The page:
The data have big implications for other theories tied to the idea that human beings are constrained by an inherent bias towards social stability and conformity to the predefined social structure. The idea of system justification (SJT) and social dominance theories (SDT) that people are inherently motivated to maintain the status quo even to their own disadvantage by derogating themselves or legitimizing the social system that disadvantages them is not supported by these findings. Not much sign of any such ‘ubiquitous’ motive (as Sidanius, 1993, called it) in this setting. It was the dominant group that felt uncomfortable and guilty with the social hierarchy and the prisoners who asserted their self-interest and identity aggressively to overthrow it (SDT's behavioural asymmetry in the wrong direction!). Nobody said ‘let's put ourselves down to maintain the hierarchy’ and wonder of wonders for a social psychology experiment, when participants had the chance, they changed the system. Anyone reading the mainstream literature on power and prejudice in social psychology could be forgiven for thinking that collective revolt and social change never happen. Theories like SJT and SDT invoke specific motives to explain why social change does not happen. Theories like symbolic racism and the whole family of implicit prejudice analyses tell us that political changes in attitudes and beliefs are only superficial because negative affect and stereotypes learnt through early socialization persist in a cultural unconscious no matter what one believes consciously. Anyone who looks outside the window at daily events around the globe will find that, as in the BBC study, resistance, conflict and change are as normal as the sun rising. How did our theory get to be so one-eyed? A big part of the answer, relevant to influence and power, is what Moscovici (1976) referred to as the structural-functionalist conception of society in his critique of the conformity bias. Another has to do with the development of the prejudice field in the USA, in which the particular history and politics of race relations in that country and its commitment to individualism have dominated social psychology's theoretical approach to social conflict.

Theories that tell us explicitly that nothing can be done about social domination and racism because of biology or evolution or the socialized unconscious are only the tip of the iceberg. The whole prejudice field has come to imply the inevitability of racism in human nature. The mainstream field has arrived at the view that prejudice is universal, automatic and inevitable, that it is ‘banal’ (Fiske, 2000). The Allportian (1954) idea, for example, that prejudice is inherent in the universal process of social categorization, which ‘mistreats’ individuals as group members, is lauded as a great discovery (despite a sustained critique by self-categorization theorists). Why are we prejudiced? Because, the general story goes, of cognitive, motivational and emotional processes in our individual psychology such as needs to belong, for self-esteem, for meaning and so on, social categorization, in-group identification, frustration, anger, anxiety, negative affect and so on, and because we are slaves to our social past in the development of our personalities and in the socialization, conformity processes and cultural learning which dictate what we think. Despite theoretical statements that tell us that the conscious and unconscious are highly interdependent, we nevertheless find plausible the idea that a person who thinks he/she is not prejudiced is actually prejudiced unconsciously, because the unconscious is the reservoir of cultural learning that somehow dominates over the social present. In the SPE, what prisoners and guards do is a function of an immediate situational role socialization. In the Allportian tradition, prejudice is a function, inter alia, of personalities, affect and attitudes that embody long-term socialization. In both cases, socialization works against the personal will and freedom of the individual (as in implicit prejudice theories for example). Never mind that no adequate data have ever supported the hypothesis of unconscious racism despite conscious anti-racism (e.g. see Locke & Walker, 1999), it is cited in every textbook because, like the SPE, it fits the desired metaphor.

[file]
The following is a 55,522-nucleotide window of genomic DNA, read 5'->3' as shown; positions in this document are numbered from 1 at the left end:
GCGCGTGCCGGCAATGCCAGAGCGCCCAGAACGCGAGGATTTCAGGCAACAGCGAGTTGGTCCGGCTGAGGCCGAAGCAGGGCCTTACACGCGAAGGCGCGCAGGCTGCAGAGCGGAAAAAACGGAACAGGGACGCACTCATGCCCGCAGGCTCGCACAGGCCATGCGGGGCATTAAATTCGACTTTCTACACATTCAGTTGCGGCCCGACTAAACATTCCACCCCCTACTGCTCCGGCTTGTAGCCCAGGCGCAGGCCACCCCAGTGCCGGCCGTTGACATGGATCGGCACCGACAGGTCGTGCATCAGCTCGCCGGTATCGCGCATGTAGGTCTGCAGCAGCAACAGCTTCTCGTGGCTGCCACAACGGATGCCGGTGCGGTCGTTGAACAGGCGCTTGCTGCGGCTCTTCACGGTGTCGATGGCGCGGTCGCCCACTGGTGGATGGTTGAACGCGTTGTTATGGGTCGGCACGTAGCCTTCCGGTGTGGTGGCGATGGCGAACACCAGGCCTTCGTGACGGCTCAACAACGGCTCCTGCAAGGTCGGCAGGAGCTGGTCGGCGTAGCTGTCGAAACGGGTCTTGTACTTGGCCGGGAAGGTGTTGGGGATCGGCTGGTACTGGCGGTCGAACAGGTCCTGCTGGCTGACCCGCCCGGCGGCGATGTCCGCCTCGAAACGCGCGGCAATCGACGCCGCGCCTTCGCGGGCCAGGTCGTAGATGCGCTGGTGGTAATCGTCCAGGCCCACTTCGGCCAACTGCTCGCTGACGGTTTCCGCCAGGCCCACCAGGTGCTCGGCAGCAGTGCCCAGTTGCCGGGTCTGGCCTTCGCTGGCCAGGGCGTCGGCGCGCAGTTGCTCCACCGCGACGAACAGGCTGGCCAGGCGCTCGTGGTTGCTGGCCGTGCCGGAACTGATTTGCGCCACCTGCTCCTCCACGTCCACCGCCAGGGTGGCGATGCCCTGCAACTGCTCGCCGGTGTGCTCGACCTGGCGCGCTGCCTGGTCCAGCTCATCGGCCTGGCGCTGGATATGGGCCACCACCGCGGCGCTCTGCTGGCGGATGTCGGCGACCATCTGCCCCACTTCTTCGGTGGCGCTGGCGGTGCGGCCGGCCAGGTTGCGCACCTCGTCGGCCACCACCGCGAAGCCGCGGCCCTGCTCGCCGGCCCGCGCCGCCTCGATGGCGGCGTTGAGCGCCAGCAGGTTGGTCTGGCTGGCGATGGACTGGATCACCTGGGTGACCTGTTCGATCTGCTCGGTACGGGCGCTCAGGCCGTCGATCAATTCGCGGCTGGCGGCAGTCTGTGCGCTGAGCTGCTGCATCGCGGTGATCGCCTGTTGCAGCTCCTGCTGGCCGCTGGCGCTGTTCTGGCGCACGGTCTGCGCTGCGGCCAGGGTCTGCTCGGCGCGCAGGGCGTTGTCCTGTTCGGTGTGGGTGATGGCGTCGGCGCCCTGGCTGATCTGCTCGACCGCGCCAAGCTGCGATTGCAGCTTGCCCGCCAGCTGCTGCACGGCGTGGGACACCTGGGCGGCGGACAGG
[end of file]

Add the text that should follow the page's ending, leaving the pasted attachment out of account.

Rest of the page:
It is not enough to say that a person is racist because their society is racist. Why is the society racist and why are others not? Why did this person conform, when others resist, fight and change society? Neither children nor adults passively accept what their society teaches (Milner, 1996; Nesdale, 2001) and nor is conformity passive (Turner, 1991, 2005). This theory (that people are racist because they have no choice but to accept a racist culture, consciously or unconsciously) implies an inevitability to racism which is false and derogates human nature. It expresses a strong tendency in contemporary social psychology to formulate theories that make the present inevitable rather than explain why it is temporary, a stability bias. The prejudice field does this by looking for causes in either abstract human nature or prejudiced societies and cultures, despite the clear alternative developed by Sherif and Tajfel of looking to the role of intergroup relations within the politically, economically and historically organized social environment.